The Vital Nutrients series is back and better than ever! Today we're going to talk about iron, but before we begin, have you caught up on the other installments?
- What Are Micronutrients?
- Introduction to Micronutrients
- Micronutrients: Vitamin A
- Micronutrients: Folate
- Micronutrients: Iodine
- Micronutrients: Vitamin D
What Is It? Iron is a mineral that your body needs in order to grow and stay healthy. You'll find it in most meats, beans, and lentils, along with some nuts and seeds, and even greens! You can also get it through fortified foods.
What Does It Do? Your body uses iron to make certain hormones. Iron is also crucial for the formation of hemoglobin and myoglobin, which help transport oxygen throughout your body.
How Much Do I Need? Most men (age 19 and up) need 8mg of iron each day. Women age 19-50 need 18mg of iron daily, while women over 50 need only 8mg in the same time period.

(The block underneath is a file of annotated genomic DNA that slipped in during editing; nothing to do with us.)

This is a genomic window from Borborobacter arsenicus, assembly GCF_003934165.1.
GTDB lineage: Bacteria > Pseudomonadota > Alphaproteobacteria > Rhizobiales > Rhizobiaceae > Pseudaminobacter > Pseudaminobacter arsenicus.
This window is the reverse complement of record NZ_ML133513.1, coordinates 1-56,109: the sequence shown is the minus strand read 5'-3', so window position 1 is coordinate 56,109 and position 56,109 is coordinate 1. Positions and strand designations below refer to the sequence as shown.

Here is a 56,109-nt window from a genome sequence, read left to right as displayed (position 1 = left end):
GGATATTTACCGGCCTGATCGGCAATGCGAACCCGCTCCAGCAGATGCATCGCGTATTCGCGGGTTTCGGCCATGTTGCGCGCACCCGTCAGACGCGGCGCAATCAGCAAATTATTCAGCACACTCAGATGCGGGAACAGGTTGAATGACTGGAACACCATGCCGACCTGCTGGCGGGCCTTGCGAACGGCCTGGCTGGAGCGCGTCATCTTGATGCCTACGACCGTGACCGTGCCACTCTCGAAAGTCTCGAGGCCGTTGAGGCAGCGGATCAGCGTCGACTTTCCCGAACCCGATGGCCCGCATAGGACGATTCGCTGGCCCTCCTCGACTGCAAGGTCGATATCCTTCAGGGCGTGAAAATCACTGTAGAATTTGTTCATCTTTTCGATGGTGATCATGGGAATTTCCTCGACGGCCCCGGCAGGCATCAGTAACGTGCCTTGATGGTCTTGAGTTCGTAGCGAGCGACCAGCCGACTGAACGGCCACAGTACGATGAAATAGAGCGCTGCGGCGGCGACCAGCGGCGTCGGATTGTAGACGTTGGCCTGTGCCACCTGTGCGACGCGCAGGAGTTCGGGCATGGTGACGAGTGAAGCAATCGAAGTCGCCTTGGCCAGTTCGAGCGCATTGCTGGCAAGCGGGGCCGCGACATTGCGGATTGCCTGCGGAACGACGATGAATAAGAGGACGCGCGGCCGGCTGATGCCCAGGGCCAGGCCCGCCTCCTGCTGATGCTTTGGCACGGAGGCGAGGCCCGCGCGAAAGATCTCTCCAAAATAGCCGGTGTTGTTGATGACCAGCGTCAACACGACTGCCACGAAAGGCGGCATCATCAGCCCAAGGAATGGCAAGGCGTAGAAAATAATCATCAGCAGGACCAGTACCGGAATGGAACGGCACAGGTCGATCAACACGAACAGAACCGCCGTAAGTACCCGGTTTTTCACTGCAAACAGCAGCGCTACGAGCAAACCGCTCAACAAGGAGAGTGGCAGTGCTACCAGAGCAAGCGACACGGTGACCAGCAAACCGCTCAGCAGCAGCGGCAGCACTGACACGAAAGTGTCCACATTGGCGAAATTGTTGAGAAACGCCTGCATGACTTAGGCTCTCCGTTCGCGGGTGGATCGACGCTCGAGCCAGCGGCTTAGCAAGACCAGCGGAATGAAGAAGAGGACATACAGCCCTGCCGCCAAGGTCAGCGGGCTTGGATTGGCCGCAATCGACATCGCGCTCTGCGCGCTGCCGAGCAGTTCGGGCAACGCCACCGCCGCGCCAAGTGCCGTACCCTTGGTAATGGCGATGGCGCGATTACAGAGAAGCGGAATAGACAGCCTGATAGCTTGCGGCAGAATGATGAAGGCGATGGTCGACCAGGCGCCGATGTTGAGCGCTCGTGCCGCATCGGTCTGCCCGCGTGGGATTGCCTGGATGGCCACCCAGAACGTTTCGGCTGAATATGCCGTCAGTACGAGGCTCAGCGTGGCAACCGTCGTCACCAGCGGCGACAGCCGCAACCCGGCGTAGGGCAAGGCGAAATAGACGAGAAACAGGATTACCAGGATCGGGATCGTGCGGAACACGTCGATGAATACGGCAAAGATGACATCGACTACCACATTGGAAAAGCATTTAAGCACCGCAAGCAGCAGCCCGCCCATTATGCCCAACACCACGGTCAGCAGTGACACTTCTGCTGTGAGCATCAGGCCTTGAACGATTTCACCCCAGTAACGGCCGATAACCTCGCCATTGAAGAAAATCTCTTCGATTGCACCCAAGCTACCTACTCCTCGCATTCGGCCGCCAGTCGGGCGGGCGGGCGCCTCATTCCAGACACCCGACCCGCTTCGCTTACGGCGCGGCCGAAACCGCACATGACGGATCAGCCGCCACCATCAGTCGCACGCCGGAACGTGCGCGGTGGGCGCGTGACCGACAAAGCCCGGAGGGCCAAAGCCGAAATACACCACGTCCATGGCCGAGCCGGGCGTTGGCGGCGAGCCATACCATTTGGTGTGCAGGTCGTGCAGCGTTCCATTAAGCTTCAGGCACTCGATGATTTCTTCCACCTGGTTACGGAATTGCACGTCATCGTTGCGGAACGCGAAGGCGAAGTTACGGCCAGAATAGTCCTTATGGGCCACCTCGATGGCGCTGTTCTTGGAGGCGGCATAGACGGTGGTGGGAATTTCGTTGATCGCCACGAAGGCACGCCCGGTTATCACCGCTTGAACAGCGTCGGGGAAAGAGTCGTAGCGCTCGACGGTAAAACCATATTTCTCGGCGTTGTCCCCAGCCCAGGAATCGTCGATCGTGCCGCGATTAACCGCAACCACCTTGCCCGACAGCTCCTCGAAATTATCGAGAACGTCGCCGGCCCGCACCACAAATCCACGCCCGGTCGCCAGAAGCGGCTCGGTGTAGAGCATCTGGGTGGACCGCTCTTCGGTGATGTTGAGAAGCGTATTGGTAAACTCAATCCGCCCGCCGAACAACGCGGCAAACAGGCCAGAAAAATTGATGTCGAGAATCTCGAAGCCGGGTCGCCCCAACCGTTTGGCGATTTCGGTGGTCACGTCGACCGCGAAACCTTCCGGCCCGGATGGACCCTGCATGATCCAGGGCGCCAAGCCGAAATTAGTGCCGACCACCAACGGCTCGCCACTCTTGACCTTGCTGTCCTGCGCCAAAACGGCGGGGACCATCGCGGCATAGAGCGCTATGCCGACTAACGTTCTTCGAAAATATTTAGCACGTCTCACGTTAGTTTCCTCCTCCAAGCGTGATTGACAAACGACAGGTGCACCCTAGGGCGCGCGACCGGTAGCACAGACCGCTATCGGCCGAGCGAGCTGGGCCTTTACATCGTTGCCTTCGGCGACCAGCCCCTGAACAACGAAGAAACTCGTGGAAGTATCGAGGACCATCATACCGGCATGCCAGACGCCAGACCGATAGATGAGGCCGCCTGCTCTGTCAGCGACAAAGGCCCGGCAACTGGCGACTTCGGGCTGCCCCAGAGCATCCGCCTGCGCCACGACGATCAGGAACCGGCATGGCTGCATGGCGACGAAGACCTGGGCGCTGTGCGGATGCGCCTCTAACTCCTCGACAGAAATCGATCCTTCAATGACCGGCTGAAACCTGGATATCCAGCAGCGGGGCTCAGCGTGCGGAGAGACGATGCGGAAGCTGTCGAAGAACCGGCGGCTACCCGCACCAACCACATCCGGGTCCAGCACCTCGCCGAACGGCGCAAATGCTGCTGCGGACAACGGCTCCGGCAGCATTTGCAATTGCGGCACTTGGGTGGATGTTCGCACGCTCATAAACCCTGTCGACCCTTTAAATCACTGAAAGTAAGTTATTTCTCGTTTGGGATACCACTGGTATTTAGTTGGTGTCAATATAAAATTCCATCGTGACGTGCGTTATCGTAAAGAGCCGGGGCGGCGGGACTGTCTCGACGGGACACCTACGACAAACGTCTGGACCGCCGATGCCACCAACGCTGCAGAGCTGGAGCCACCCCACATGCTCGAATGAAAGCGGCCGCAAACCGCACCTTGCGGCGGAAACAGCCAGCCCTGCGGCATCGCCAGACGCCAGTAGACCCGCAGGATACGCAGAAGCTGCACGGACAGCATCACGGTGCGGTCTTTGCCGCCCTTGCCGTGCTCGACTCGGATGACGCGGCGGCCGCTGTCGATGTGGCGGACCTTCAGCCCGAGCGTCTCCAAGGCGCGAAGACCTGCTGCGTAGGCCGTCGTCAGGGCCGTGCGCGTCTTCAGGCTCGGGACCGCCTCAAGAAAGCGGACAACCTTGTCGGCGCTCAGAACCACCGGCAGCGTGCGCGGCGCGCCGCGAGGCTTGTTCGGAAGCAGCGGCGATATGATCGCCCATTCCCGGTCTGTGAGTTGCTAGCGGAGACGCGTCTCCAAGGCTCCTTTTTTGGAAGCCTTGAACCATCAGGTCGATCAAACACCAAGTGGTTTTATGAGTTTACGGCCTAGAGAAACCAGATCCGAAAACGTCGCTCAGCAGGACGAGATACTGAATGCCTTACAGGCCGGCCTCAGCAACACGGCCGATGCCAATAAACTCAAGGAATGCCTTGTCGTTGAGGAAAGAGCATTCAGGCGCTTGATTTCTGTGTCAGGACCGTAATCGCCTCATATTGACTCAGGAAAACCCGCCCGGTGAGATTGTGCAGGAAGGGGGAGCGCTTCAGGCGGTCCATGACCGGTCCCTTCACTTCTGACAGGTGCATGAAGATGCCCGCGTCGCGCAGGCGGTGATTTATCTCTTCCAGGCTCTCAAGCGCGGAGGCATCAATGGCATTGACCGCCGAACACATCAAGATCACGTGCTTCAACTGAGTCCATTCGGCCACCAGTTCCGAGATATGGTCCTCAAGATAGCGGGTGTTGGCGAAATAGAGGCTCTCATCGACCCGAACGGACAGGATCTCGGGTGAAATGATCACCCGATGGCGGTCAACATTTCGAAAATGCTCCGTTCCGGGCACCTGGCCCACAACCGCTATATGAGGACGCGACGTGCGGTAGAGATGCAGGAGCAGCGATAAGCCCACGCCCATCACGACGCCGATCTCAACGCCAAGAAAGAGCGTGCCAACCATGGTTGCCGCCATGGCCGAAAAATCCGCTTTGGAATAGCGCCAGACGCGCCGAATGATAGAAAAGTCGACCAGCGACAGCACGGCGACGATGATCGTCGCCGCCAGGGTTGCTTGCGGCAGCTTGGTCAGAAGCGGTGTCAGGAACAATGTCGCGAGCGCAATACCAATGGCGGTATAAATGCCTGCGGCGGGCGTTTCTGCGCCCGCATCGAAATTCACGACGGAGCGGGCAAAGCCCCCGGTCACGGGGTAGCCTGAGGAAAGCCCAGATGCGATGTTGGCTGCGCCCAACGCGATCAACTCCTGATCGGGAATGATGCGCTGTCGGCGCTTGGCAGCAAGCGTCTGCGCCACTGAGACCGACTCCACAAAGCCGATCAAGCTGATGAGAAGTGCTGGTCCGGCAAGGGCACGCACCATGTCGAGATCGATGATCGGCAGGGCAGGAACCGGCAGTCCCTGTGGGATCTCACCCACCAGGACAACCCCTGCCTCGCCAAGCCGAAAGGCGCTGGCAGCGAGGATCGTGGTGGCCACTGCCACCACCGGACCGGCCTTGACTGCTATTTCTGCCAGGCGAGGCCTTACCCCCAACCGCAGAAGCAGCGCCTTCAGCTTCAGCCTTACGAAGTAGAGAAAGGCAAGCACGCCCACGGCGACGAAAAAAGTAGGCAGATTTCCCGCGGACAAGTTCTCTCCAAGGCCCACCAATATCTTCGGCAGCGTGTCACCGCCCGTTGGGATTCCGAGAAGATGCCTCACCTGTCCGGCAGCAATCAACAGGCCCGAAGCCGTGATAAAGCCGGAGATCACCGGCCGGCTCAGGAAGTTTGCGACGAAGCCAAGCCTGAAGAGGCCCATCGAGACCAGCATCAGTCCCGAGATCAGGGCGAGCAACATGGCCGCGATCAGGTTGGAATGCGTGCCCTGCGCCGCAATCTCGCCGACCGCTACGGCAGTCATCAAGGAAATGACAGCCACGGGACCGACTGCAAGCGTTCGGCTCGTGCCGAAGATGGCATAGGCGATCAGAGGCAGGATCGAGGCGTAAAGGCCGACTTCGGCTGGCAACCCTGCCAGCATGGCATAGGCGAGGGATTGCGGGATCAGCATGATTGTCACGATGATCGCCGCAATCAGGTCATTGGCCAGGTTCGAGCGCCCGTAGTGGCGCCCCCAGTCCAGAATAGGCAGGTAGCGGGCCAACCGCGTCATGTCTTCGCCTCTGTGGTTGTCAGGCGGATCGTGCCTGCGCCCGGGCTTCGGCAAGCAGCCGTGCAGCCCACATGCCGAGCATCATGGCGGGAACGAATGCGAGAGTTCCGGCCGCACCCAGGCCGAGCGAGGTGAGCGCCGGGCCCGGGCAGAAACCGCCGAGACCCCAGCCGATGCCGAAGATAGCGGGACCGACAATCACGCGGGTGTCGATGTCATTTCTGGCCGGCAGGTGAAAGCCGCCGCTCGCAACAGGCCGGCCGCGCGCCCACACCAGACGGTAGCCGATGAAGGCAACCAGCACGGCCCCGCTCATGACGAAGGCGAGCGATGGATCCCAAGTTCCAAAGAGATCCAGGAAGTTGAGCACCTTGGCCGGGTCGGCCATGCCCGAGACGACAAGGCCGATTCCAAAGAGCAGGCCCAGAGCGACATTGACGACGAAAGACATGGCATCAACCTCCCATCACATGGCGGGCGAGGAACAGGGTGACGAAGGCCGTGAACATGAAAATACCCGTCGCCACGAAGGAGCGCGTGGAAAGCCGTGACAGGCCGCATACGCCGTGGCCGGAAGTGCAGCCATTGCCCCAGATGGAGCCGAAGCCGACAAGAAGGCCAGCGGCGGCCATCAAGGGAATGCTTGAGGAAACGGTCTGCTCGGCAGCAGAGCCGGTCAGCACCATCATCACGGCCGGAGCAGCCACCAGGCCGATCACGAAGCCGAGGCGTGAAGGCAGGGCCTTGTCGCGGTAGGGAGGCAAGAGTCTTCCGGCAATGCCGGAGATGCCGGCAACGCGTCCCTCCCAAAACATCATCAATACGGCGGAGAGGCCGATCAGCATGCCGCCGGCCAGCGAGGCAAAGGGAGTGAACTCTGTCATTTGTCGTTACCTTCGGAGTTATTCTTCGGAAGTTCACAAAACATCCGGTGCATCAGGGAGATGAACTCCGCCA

Kids and teens need varying amounts of iron, as do pregnant and lactating people. You can find a detailed chart of those iron needs right here!
How Can I Get Enough Iron? There are two types of iron: heme iron and nonheme iron. Both can be found in meat, poultry, and seafood. Fortified foods are usually fortified with nonheme iron, and that's what plant sources of iron contain too. By eating a variety of these foods each week, you'll ensure you're meeting your iron needs.
It's easier for your body to absorb heme iron than it is for it to absorb nonheme iron, but vitamin C can help! Did you know that you can absorb more iron when you pair iron-rich foods with things like strawberries, oranges, tomatoes, and broccoli, which are all full of vitamin C?
Want a handout with a summary of these fun facts? Look no further: Meet Micronutrients: Iron
And stay tuned for the next micronutrient on deck: zinc!
Stephanie Ronco has been editing for Food and Health Communications since 2011. She graduated from Colorado College magna cum laude with distinction in Comparative Literature. She was elected a member of Phi Beta Kappa in 2008.